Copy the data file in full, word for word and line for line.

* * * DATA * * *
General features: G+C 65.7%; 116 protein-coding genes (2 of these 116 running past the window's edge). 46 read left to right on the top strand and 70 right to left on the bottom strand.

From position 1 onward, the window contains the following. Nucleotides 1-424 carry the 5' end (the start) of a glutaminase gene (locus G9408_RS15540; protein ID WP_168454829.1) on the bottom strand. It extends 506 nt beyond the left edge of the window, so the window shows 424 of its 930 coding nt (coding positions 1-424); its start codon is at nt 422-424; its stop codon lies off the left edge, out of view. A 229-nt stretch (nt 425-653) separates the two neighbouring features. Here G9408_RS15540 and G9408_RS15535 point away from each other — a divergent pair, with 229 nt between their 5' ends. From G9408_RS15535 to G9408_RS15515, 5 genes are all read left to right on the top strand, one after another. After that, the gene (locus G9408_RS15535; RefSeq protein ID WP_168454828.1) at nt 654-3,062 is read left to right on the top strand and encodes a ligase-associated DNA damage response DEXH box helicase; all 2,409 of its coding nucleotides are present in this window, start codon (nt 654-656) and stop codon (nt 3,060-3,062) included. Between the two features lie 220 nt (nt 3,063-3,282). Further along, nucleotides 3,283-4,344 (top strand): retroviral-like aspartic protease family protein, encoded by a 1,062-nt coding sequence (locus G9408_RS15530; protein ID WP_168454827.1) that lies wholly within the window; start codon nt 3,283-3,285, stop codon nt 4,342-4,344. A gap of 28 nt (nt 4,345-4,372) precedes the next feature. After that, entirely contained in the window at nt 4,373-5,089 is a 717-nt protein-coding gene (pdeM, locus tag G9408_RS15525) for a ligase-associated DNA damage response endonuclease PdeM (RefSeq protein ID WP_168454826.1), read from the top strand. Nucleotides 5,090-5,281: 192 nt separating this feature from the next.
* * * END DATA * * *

General features: G+C 65.7%; 116 protein-coding genes (2 of these 116 running past the window's edge). 46 read left to right on the top strand and 70 right to left on the bottom strand.

From position 1 onward, the window contains the following. Nucleotides 1-424 carry the 5' end (the start) of a glutaminase gene (locus G9408_RS15540; protein ID WP_168454829.1) on the bottom strand. It extends 506 nt beyond the left edge of the window, so the window shows 424 of its 930 coding nt (coding positions 1-424); its start codon is at nt 422-424; its stop codon lies off the left edge, out of view. A 229-nt stretch (nt 425-653) separates the two neighbouring features. Here G9408_RS15540 and G9408_RS15535 point away from each other — a divergent pair, with 229 nt between their 5' ends. From G9408_RS15535 to G9408_RS15515, 5 genes are all read left to right on the top strand, one after another. After that, the gene (locus G9408_RS15535; RefSeq protein ID WP_168454828.1) at nt 654-3,062 is read left to right on the top strand and encodes a ligase-associated DNA damage response DEXH box helicase; all 2,409 of its coding nucleotides are present in this window, start codon (nt 654-656) and stop codon (nt 3,060-3,062) included. Between the two features lie 220 nt (nt 3,063-3,282). Further along, nucleotides 3,283-4,344 (top strand): retroviral-like aspartic protease family protein, encoded by a 1,062-nt coding sequence (locus G9408_RS15530; protein ID WP_168454827.1) that lies wholly within the window; start codon nt 3,283-3,285, stop codon nt 4,342-4,344. A gap of 28 nt (nt 4,345-4,372) precedes the next feature. After that, entirely contained in the window at nt 4,373-5,089 is a 717-nt protein-coding gene (pdeM, locus tag G9408_RS15525) for a ligase-associated DNA damage response endonuclease PdeM (RefSeq protein ID WP_168454826.1), read from the top strand. Nucleotides 5,090-5,281: 192 nt separating this feature from the next.